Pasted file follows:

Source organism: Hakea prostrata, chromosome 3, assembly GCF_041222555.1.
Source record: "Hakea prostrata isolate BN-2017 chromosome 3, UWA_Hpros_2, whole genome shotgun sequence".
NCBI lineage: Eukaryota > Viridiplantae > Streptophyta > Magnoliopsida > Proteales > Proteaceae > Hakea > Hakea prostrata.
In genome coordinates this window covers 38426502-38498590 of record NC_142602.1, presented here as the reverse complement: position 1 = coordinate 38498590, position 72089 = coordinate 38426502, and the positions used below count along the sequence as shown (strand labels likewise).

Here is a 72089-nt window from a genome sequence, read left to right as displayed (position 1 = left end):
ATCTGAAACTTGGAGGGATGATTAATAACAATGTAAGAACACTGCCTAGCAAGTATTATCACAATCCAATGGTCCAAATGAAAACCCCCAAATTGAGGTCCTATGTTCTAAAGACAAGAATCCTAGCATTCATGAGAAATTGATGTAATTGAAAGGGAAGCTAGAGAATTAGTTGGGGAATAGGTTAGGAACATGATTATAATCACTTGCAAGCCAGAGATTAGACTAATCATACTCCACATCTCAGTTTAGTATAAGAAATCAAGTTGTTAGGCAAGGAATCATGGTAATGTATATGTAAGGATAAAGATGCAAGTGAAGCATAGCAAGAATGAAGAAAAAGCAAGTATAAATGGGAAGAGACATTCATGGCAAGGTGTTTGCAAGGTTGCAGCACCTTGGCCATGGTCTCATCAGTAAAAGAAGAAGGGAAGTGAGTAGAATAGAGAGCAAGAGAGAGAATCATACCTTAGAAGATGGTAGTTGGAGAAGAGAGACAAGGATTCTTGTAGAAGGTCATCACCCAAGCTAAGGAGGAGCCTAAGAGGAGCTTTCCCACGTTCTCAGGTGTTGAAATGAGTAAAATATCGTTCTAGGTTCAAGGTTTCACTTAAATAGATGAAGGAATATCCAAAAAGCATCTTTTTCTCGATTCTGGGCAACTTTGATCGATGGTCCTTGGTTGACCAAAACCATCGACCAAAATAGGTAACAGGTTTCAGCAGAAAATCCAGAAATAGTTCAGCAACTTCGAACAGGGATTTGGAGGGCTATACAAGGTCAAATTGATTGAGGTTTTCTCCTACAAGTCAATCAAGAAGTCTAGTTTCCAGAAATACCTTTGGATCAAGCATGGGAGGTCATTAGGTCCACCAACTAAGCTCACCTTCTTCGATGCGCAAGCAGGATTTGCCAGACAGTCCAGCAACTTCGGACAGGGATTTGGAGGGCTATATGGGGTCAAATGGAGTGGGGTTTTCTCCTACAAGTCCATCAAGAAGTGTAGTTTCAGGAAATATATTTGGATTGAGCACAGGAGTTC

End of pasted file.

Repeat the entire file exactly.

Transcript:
Source organism: Hakea prostrata, chromosome 3, assembly GCF_041222555.1.
Source record: "Hakea prostrata isolate BN-2017 chromosome 3, UWA_Hpros_2, whole genome shotgun sequence".
NCBI lineage: Eukaryota > Viridiplantae > Streptophyta > Magnoliopsida > Proteales > Proteaceae > Hakea > Hakea prostrata.
In genome coordinates this window covers 38426502-38498590 of record NC_142602.1, presented here as the reverse complement: position 1 = coordinate 38498590, position 72089 = coordinate 38426502, and the positions used below count along the sequence as shown (strand labels likewise).

Here is a 72089-nt window from a genome sequence, read left to right as displayed (position 1 = left end):
ATCTGAAACTTGGAGGGATGATTAATAACAATGTAAGAACACTGCCTAGCAAGTATTATCACAATCCAATGGTCCAAATGAAAACCCCCAAATTGAGGTCCTATGTTCTAAAGACAAGAATCCTAGCATTCATGAGAAATTGATGTAATTGAAAGGGAAGCTAGAGAATTAGTTGGGGAATAGGTTAGGAACATGATTATAATCACTTGCAAGCCAGAGATTAGACTAATCATACTCCACATCTCAGTTTAGTATAAGAAATCAAGTTGTTAGGCAAGGAATCATGGTAATGTATATGTAAGGATAAAGATGCAAGTGAAGCATAGCAAGAATGAAGAAAAAGCAAGTATAAATGGGAAGAGACATTCATGGCAAGGTGTTTGCAAGGTTGCAGCACCTTGGCCATGGTCTCATCAGTAAAAGAAGAAGGGAAGTGAGTAGAATAGAGAGCAAGAGAGAGAATCATACCTTAGAAGATGGTAGTTGGAGAAGAGAGACAAGGATTCTTGTAGAAGGTCATCACCCAAGCTAAGGAGGAGCCTAAGAGGAGCTTTCCCACGTTCTCAGGTGTTGAAATGAGTAAAATATCGTTCTAGGTTCAAGGTTTCACTTAAATAGATGAAGGAATATCCAAAAAGCATCTTTTTCTCGATTCTGGGCAACTTTGATCGATGGTCCTTGGTTGACCAAAACCATCGACCAAAATAGGTAACAGGTTTCAGCAGAAAATCCAGAAATAGTTCAGCAACTTCGAACAGGGATTTGGAGGGCTATACAAGGTCAAATTGATTGAGGTTTTCTCCTACAAGTCAATCAAGAAGTCTAGTTTCCAGAAATACCTTTGGATCAAGCATGGGAGGTCATTAGGTCCACCAACTAAGCTCACCTTCTTCGATGCGCAAGCAGGATTTGCCAGACAGTCCAGCAACTTCGGACAGGGATTTGGAGGGCTATATGGGGTCAAATGGAGTGGGGTTTTCTCCTACAAGTCCATCAAGAAGTGTAGTTTCAGGAAATATATTTGGATTGAGCACAGGAGTTC